With this call we join the voice of citizen movements and an increasing number of scientists who demand urgent and determined action from governments to contain the increase in global temperature, protect biodiversity and reverse the current process of environmental deterioration. The necessary change must go beyond cosmetics and must overcome the current capitalism that pursues continued growth on a planet with finite resources. It must be a political, economic and cultural change at the same time: both governments and the population must assume the need for a life with less consumption of resources.

There are many tasks that, based on this commitment, can be carried out from the field of literary life. Literature has found from its origins a source of inspiration in nature: today’s writers cannot help but reflect on the incidence of a badly injured natural world in literature. Nor can they stop considering what their contribution to the essential changes might be.

The signatories of this text address ourselves to society to express our conviction that only a profound change in our economic, cultural and social model will be able to avoid the most devastating effects of the environmental and climate crisis. We are also convinced that reconciliation with the physical limits of the planet must be linked to gender, racial and class equality, to the fairer redistribution of income, to the guarantee of a dignified life for all the people who share the house and the deepening of democratic decision-making mechanisms.

We also believe that from our field and nearby fields (culture in general, journalism, communication), on a global scale and from each territory, diverse and urgent actions are necessary linked to this general approach.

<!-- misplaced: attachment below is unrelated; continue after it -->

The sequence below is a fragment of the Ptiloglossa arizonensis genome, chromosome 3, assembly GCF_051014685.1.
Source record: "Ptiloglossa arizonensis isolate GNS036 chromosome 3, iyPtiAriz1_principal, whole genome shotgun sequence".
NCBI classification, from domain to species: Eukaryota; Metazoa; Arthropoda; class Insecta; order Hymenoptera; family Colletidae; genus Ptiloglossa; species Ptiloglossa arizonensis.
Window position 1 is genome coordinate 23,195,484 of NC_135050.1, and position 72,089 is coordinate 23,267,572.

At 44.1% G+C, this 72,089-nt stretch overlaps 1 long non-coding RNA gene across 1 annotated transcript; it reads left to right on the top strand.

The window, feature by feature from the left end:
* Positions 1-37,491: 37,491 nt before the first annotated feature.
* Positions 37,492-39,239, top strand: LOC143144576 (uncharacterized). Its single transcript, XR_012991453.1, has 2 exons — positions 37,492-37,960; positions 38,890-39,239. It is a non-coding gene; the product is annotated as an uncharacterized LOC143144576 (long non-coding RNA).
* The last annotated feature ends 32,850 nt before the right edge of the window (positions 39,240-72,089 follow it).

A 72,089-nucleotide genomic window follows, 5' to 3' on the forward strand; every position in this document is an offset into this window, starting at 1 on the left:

It is necessary to assess and reduce the environmental impact of our own activity, which, like all human actions, leaves a footprint on resources and on environmental balances.

It is necessary to reflect (create forums to share opinions and information) on how the literature of the 21st century reflects the serious existential threat of the climate crisis.

It is necessary to consider how to inform in times of climate emergency, giving the issue the necessary relevance and transmitting the information truthfully, without deception and without dependence on the interests of polluting corporations, and with an emphasis on alternatives to build.

We must continue to influence the denunciation of human rights violations suffered by environmental activists, often victims of violent attacks linked to the interests of those who extract fossil fuels, deforest or exploit natural resources in an unsustainable way.

It is necessary to reflect on the cultural sponsorships linked to the most destructive forms of business or financial activity.

And there are many other things to do that we will have to discover in company along the way.


(From left to right) Miquel Angel Llauger (chair of the new Climate Emergency Committee), the writer Laia Malo and Laura Huerga, president of PEN Català.